By Nhung Hurst, northwest regional manager for Operation Christmas Child
During a recent trip to Uganda, I made the huge mistake one morning of saying, “I never get sick on international trips.” I know, I know. I recognized my stupidity the moment I said it, and I acknowledged it to God and asked that He teach me my lesson and get it over with as quickly as possible!
I did get sick on Thursday during the morning distribution and was praying that I would not throw up all over a sweet little boy and his shoebox. I did not want to leave that kind of trauma on the poor little guy.
I loathe getting sick in public. It just feels undignified, and it was magnified by the fact that I was in Africa. We were two hours from our hotel, in one of the most remote locations with no toilet or clean water. Then I slipped and fell in the mud while wearing a white skirt.
I wanted God to open a hole right then so I could sink in. But then I started praying. Not only for healing, but that God would change my attitude. This trip wasn’t about me. These kids and their families lived in these surroundings every day, and I didn’t want any self-pity on my part to detract from their beautiful experience of receiving shoeboxes.
We headed to our next distribution, and I felt well enough to hand out the gifts. I noticed one little boy who had taken the lid off his shoebox but hadn’t touched anything. He seemed oddly removed from the whole thing, so I carefully showed him each item. Nothing sparked his interest until I got to a pair of little black gloves. He put up his right hand, so I put the glove on. Then he showed me his other hand. That’s when I noticed that he only had two fingers on his left hand—his thumb and pinky. I could tell that the stubs of the other three fingers were scarred, but I put the glove on and counted out five fingers.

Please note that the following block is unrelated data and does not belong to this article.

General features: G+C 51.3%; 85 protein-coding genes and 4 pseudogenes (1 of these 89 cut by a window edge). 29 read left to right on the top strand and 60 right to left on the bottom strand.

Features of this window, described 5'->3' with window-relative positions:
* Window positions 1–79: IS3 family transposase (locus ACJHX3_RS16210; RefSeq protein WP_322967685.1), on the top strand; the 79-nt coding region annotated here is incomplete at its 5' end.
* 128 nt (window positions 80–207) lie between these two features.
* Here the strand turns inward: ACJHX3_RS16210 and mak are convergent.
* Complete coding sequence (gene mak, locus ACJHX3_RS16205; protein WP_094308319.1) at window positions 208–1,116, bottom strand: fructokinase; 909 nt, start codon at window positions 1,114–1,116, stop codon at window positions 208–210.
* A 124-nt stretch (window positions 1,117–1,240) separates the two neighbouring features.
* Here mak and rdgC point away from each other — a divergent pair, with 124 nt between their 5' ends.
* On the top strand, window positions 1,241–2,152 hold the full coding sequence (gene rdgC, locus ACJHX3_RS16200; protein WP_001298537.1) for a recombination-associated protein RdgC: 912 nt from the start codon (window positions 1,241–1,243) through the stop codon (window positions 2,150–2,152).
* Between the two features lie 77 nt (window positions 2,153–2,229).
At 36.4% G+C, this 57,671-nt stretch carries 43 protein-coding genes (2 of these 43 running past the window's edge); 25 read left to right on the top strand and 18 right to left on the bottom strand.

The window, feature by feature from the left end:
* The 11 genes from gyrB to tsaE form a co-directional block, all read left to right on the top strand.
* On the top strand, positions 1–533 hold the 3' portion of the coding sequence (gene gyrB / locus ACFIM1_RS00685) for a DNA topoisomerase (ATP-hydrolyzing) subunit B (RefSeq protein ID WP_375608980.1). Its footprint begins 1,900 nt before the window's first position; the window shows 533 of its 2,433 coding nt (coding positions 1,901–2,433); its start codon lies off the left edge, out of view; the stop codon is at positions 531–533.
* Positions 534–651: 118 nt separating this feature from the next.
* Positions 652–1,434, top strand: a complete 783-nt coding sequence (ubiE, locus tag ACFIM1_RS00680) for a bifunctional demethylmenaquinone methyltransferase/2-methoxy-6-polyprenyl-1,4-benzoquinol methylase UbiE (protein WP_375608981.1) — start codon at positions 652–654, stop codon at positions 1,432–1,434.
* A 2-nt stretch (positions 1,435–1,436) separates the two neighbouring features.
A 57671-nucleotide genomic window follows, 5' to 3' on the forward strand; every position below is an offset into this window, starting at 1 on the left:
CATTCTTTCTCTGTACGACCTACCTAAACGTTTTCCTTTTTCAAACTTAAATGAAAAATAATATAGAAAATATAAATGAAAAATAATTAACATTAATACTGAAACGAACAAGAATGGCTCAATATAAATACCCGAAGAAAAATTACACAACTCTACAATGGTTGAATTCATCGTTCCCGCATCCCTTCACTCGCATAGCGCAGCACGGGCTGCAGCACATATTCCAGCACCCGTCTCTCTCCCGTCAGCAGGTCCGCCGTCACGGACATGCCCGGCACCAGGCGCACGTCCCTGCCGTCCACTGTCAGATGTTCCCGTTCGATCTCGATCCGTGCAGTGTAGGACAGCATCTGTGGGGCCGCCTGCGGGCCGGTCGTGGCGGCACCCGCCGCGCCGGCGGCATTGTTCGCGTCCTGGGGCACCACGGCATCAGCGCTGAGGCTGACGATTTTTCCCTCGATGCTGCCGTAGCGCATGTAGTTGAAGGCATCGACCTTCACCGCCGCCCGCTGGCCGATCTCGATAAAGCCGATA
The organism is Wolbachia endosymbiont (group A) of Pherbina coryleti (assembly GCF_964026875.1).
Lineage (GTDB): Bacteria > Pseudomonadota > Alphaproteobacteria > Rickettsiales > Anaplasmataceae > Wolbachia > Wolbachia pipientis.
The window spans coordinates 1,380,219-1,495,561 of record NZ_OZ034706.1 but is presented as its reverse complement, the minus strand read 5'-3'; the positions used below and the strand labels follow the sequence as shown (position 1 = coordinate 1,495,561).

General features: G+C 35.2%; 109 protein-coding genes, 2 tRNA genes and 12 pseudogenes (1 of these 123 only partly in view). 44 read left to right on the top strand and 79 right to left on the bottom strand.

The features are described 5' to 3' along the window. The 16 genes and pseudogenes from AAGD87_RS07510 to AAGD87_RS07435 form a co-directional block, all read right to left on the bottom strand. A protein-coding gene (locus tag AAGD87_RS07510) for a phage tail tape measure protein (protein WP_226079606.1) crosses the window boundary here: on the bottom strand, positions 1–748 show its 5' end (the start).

The smile that lit his face was the greatest comfort to me. In that moment, I didn’t feel sick or filthy. I understood right then that when we belong to God, we are clothed in dignity regardless of our external appearance and surroundings. I needed that little boy as much as he needed me then.
Later, I learned from orphanage workers that this 4-year-old boy, Joram, had been abandoned by his grandparents and left in the garage of the orphanage along with his two sisters. The children’s parents had died of AIDS. When Joram was 2 his grandparents took him to a witch doctor to cure him of his muteness. He had never uttered a word and they thought he was possessed by some demon. The witch doctor promised a cure but needed three of his fingers for the remedy. When the grandparents saw that he wasn’t cured, they placed all the children in the orphanage.
It grieves me to know that he suffered that kind of needless pain, but I know that he is created in the image of our heavenly Father and is loved. I know that I will never see a pair of gloves without thinking of this little guy ever again.